But Simmons acknowledged that administrators and faculty members are not the only ones to blame for the unbalanced power dynamics when applying for clerkships. As Yale Law does not give out letter grades, Simmons said that some students seem to turn their attention to aggressively seeking out prestigious clerkships. The system is “so secretive and vulnerable to abuses of power” partly because of how highly students value clerkships, Simmons said.

Conroy, the communications director for Yale Law, said the school has a clerkship comment process used to survey judicial clerks about their past experiences, and that the information from the surveys is available to students and alumni applying for clerkships. She said the Law School is currently working with students to improve that process.

In May, Conroy said, the Law School responded to student concerns by surveying over 350 legal employers on their mandatory arbitration policies for employment-related disputes involving summer and incoming associates. Under an arbitration agreement, an employee resolves disputes with their employer out of court.

According to Hilke, these agreements are often used to silence people who have experienced sexual misconduct in the workplace, as they are unable to take their alleged perpetrator to court.

“The efforts by the Law School and its students supported a national dialogue on this employment practice, enabled law students to make more informed employment decisions, and convinced at least some law firms to rethink their practices in this area,” Conroy wrote in an email to the News. “Our goal with this effort was to gather the information sought by students and provide them with the power to decide which employment options to pursue and which to rule out.”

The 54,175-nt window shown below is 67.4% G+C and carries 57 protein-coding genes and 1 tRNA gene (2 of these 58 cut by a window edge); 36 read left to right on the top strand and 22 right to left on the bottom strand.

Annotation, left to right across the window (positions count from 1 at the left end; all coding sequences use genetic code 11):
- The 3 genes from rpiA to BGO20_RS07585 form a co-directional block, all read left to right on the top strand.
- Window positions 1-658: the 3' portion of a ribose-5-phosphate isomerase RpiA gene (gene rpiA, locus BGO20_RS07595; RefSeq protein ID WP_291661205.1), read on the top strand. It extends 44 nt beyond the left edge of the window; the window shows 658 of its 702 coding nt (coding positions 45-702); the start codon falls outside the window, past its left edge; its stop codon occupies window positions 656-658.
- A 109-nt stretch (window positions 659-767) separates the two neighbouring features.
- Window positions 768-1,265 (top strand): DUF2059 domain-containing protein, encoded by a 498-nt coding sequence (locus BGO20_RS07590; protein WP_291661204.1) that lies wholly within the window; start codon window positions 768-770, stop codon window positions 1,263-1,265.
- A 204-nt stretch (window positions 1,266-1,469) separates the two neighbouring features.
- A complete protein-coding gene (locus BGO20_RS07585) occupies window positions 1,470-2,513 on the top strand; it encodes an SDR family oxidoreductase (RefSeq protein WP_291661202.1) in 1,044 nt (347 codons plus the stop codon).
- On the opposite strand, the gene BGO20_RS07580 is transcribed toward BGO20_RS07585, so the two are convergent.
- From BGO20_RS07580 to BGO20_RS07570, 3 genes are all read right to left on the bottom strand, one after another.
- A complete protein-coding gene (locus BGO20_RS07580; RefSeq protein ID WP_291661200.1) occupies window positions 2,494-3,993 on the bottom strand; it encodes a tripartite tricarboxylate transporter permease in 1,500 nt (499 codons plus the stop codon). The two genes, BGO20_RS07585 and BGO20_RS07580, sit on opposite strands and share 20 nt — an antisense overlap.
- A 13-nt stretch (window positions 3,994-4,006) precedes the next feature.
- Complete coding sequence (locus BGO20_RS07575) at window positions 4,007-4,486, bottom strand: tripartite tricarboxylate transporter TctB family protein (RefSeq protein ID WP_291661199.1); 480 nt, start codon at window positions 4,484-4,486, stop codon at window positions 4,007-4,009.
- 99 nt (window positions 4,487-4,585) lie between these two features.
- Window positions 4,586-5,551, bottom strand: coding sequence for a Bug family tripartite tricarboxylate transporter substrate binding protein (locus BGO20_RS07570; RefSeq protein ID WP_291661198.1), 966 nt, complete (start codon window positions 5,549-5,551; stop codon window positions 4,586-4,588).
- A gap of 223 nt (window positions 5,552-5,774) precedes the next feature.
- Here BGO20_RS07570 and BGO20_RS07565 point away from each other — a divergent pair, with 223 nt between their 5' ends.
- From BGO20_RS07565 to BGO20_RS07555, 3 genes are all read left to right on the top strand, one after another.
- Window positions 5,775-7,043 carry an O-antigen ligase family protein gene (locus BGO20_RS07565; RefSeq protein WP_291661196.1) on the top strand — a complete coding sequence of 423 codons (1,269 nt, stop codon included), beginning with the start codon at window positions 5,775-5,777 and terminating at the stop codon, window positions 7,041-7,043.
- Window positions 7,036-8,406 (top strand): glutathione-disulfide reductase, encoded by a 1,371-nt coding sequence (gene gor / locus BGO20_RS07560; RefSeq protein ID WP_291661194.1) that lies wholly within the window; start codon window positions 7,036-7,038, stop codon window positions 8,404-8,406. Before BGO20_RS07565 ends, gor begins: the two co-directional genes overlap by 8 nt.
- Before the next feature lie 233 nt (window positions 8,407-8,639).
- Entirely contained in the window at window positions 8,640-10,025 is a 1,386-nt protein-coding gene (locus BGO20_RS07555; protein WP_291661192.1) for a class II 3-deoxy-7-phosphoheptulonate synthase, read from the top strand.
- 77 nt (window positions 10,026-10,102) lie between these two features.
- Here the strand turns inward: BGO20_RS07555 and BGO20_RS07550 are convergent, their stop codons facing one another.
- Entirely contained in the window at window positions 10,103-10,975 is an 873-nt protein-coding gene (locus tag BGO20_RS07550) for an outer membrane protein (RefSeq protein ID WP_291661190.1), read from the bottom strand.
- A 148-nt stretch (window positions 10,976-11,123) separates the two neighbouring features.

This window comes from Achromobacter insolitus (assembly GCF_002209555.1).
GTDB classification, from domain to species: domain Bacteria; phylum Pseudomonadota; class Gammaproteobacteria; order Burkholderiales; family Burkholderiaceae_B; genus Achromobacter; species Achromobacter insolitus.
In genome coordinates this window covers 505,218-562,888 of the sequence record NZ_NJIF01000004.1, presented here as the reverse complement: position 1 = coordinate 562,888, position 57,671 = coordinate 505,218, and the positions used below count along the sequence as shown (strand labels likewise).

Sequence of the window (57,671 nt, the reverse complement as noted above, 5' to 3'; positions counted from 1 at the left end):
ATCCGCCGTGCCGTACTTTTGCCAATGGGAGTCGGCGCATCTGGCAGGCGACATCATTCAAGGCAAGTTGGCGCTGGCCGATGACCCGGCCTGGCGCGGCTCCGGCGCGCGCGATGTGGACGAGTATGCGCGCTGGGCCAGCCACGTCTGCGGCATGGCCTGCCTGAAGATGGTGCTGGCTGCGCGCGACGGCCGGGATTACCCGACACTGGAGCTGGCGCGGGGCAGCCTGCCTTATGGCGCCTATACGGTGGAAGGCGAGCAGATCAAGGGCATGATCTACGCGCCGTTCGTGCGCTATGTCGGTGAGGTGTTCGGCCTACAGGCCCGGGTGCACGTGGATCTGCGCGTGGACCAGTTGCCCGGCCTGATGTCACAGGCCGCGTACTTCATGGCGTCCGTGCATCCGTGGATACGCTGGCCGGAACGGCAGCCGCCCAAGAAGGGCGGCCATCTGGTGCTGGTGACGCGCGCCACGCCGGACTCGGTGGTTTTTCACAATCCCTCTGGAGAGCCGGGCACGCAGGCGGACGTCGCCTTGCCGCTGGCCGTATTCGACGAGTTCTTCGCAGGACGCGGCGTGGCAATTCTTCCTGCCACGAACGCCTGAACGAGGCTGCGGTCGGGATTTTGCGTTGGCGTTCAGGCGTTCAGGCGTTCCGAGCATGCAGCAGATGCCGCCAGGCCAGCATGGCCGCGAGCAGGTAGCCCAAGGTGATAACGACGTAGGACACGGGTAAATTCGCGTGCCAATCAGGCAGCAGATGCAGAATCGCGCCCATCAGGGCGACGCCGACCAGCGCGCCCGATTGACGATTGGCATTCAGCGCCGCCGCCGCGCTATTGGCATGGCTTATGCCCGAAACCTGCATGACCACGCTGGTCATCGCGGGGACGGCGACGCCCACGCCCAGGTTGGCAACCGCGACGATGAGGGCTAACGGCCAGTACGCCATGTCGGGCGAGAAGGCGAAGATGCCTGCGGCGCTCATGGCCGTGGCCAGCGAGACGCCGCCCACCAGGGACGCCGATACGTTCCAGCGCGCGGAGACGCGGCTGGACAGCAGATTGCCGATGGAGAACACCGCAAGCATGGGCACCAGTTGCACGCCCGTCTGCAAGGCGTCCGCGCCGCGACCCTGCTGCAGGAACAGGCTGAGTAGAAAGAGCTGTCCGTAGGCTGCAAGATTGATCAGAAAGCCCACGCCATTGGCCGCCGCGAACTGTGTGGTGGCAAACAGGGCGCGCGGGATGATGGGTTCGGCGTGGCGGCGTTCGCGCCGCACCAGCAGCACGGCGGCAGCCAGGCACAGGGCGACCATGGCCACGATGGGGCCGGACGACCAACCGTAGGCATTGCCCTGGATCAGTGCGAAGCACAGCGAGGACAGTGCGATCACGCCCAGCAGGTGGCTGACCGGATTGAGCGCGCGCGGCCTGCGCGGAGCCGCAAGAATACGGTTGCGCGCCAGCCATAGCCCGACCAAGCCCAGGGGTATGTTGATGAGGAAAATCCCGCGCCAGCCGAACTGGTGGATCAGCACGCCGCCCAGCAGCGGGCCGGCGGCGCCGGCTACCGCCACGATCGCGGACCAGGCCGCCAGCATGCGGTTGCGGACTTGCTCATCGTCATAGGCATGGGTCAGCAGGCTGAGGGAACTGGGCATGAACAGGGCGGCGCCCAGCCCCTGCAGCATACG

According to many students interviewed for this story, Kavanaugh’s nomination has raised larger questions at the Law School of what the institution stands for and how it can improve the experience of students from traditionally marginalized backgrounds.

James Bhandary-Alexander, a lecturer at the Law School, said that many students feel a tension between Yale Law School’s role as an institution in placing their graduates in positions of power and the school’s commitment to values like equality and social justice.

“I think part of what Yale Law Students Demanding Better is doing is to make Yale Law School really articulate what it stands for and what it values,” Gale said. “One of the things Yale Law School prides itself on is its work for the public interest … if the Law School is really invested in the public interest, we need to start at home.”

Leaders of Yale Law Students Demanding Better said they have been encouraged by Gerken’s willingness to meet with them and hear their demands, but they want more accountability from faculty members to create a culture shift at the Law School.

“I think there’s a real crisis of trust and faith in our administration because we want to know that this institution that we put faith in is actually going to protect us from the risk of sexual assault,” Gale said. “And I think it’s up to the faculty to rebuild that trust.”

Alice Park | alice.park@yale.edu .

Clarification: This story has been updated to reflect the fact that Joshua Wilson LAW ’19 asked to have his name removed from the pro-Kavanaugh open letter he signed in August after learning about sexual misconduct allegations against the judge.